Dental X-rays are a vital part of a dental examination There are two main types of dental X-rays: those taken with the X-ray film inside the mouth (intraoral) and those taken with the X-ray film outside the mouth (extraoral). Intraoral X-rays are the ones most commonly used. They provide detailed evidence of the growth of developing teeth, the health of tooth roots and surrounding bone, including the jaw. They also help the dentist zero in on any cavities. Extraoral X-rays, while they also show the teeth, primarily focus on the jaw and skull. They are therefore more helpful in diagnosing malocclusions, impacted teeth, a discrepancy in the number of teeth, bony pathology, and possible temporomandibular joint disorders (TMD).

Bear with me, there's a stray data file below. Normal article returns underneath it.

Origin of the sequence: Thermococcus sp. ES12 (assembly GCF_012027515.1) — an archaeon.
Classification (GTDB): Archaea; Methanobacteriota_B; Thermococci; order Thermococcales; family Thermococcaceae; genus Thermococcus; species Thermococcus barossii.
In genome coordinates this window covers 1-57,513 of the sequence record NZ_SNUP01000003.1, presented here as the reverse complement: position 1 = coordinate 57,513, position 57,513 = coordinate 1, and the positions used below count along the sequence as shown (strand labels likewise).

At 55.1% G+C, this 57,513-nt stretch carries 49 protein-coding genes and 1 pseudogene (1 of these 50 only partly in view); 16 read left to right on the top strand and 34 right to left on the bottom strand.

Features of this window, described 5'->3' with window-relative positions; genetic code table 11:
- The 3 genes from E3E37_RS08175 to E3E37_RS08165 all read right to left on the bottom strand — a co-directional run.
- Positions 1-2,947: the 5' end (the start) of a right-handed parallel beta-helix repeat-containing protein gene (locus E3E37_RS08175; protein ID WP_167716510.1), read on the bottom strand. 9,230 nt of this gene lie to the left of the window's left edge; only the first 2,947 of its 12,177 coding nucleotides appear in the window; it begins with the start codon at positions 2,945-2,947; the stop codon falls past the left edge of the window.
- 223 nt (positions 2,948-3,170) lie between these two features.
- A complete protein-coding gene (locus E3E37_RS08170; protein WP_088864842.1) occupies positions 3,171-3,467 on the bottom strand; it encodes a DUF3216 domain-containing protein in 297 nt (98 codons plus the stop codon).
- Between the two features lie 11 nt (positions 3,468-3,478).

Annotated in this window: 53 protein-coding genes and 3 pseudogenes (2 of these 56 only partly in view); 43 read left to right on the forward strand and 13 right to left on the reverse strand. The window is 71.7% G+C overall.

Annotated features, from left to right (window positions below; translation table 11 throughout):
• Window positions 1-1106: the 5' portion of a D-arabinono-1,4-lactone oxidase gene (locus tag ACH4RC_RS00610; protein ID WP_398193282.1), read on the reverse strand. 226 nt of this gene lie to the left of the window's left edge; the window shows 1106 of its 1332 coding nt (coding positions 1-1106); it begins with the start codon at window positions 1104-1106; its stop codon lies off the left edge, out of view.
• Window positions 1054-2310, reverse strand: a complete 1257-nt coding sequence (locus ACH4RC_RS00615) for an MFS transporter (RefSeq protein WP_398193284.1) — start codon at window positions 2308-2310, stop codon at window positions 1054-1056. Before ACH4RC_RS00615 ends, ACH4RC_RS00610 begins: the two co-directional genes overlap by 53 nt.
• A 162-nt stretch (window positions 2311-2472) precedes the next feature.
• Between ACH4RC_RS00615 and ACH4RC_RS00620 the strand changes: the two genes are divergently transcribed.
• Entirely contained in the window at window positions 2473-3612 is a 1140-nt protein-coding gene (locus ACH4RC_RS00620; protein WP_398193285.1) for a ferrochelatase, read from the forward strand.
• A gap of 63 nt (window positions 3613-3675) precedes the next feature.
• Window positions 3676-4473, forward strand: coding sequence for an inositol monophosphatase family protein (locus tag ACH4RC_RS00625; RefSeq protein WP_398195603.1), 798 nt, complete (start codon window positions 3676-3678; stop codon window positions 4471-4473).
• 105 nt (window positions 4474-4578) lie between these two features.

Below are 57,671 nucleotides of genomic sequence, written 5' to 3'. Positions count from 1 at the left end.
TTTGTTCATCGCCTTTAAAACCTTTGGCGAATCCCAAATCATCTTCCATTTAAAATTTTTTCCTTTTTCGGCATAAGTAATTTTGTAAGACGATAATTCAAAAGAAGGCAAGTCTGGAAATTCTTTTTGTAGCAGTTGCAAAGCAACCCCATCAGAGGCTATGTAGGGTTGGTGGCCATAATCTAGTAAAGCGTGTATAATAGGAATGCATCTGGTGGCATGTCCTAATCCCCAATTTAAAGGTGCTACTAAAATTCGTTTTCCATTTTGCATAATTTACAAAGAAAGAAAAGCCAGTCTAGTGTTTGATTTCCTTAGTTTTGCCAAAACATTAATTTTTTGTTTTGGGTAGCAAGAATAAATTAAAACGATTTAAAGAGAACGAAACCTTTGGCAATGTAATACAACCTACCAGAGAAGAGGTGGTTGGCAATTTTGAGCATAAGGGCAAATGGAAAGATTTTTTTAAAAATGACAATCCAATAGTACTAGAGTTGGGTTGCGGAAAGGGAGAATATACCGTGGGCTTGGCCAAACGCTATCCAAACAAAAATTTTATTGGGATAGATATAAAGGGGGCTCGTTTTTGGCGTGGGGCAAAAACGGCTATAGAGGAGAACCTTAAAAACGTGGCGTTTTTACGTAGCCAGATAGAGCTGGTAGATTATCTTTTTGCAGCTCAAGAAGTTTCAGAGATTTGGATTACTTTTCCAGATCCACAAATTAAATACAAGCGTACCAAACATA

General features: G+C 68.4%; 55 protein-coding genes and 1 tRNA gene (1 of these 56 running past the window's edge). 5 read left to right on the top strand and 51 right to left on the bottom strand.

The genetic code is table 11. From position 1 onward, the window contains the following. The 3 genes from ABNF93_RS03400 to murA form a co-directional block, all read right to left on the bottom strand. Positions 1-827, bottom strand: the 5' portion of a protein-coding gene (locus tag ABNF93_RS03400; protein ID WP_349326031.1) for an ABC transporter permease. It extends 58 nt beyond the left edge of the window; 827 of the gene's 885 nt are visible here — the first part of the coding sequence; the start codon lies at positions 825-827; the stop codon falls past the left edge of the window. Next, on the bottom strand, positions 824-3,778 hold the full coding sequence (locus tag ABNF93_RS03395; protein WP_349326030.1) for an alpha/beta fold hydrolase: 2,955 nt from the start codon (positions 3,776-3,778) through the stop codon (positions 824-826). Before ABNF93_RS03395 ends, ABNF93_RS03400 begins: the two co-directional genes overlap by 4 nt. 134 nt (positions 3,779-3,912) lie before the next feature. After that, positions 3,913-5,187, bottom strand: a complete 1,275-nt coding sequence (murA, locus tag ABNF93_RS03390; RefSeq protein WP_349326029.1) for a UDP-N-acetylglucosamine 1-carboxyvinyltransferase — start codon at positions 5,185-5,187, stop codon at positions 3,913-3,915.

Types of Intraoral X-Rays
There are three types of intraoral X-rays. Each type helps the dentist visualize a different aspect of the tooth.
Bite-wing X-rays, named for the fact that the patient bites down on the wing attached to the film, provide details of both the upper and lower teeth in one section of the mouth. Bite-wings are used to detect decay and to evaluate changes in bone density that may result from gum disease. These X-rays are also valuable when the dentist wants to check on the integrity of fillings.
Periapical X-rays focus on fewer teeth, but show each entire tooth, from the crown to the root. They help detect abnormalities of the root or surrounding bone.
Types of Extraoral X-Rays
There are many types of extraoral X-rays. Each has a somewhat different purpose.
These X-rays take images of the whole mouth at once, showing all the upper and lower teeth at one time. Panoramic X-rays show positions of developing, fully erupted, or impacted teeth and are also helpful in diagnosing pathology.